“Like much of Metro Area’s catalog, ‘Miura’ glides between camp, earnest enjoyment, and whimsical minimalism.”
For “Miura,” they sampled the drums from Star Sounds’ “Stars on 45s,” which was itself a direct knock of late-disco classic “Funky Town” by Lipps Inc. But the reason this song has endured isn’t because of a cheeky sample. It’s the wobbly bassline, the live strings, and the vocal fricatives that really burrow into your skull and stay their forever. The strings that come in several minutes in appear courtesy of the Kelley Polar Quartet. The vocals, a series of “oohs” and “ahhhs” were provided by Dei Lewison, the daughter of Woody Cunningham, who was the drummer of disco artist Kleeer. “It was completely accidental,” said Jesrani, “but we were so excited to be working with someone related to this disco guy. Something felt really right about having her work on it with us.”
Like much of Metro Area’s catalog, “Miura” glides between camp, earnest enjoyment, and whimsical minimalism. And like many seminal disco records, it’s odd and has a true sense of character. The Metro Area 4 EP was released in 2001 as the fourth EP in the series, with “Strut” and “Let’s Get…” on the B-side. It was was mastered on September 10, 2001, and they “made the label black to acknowledge what had happened the following day,” Jesrani explains.
Unlike many of the tracks we’ve pulled in this series, “Miura” rather surprisingly never had an official video—likely due to the fact that Environ is a small, truly independent label. You could argue they had no idea it would have the legacy it now has. Plus, any real dance classic shouldn’t need a visual to be an all-time great record, even though that had become commonplace in the later ‘90s, with aggressively visual videos like “Da Funk” and “Windowlicker.”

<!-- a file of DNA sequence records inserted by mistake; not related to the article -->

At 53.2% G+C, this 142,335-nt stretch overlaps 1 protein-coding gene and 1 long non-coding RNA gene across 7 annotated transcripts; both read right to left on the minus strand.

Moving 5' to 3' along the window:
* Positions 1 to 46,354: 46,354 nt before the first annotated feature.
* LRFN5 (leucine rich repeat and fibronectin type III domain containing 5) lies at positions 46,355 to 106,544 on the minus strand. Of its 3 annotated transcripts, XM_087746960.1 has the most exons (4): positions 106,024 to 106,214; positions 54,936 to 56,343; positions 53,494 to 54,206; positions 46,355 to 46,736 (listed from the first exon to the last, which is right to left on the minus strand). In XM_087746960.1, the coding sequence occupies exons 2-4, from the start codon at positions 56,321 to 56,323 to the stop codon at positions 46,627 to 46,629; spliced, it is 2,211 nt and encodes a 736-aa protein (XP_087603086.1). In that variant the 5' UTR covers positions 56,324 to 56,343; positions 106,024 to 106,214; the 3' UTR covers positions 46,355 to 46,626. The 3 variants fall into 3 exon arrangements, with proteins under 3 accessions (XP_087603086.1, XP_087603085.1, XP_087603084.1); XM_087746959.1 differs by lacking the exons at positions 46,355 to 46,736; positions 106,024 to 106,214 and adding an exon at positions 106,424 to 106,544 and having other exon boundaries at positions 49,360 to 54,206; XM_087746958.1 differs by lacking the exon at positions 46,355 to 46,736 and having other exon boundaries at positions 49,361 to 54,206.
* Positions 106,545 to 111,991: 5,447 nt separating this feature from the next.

But it was a hit, in the sense that it just stayed in DJs’ bags (when DJs still toured with records). It was a track you’d later hear in DFA sets, among other artists and labels playing with this nu disco, Italo and boogie-referencing stuff, which became popular in America—and around the dance world. The Metro Area sound was centered around disco dubbiness, taking the format of dub edits and making hooky, catchy dubs from older and classic grooves. Todd Terje is the logical extension of Metro Area style and has carried on their torch with a more bombastic, often more banging sound. But they have that clean, crisp, dubby simplicity in common and are on the same unending disco-revival branch of the tree.
“Miura”—in many ways more so than its antecedents, like LCD Soundsystem—is obsessive-compulsive disco. Its orderliness seems to suggest it would feel stiff and hollow on paper. But in execution, it’s this bedroom classic. It’s a crossover critical darling, and it’s in any ‘00s kid’s pantheon—or at least it should be. The Metro Area LP just turned 15, and to celebrate, Environ is reissuing the classic record. You can grab yourself a copy here. It’s been criminally overdue for a repress.
Geist and Jesrani are fairly active with different production and remixing projects. The two still DJ often, together and separately, under the Metro Area handle. But Metro Area as a production group or artist has apparently been dormant for a long time. “I always like being on my own. I’m not great in groups,” Geist said in 2012. It’s probably best if they keep it that way. That first run of EPs was unimpeachable. This is the top of post-classical disco mountain.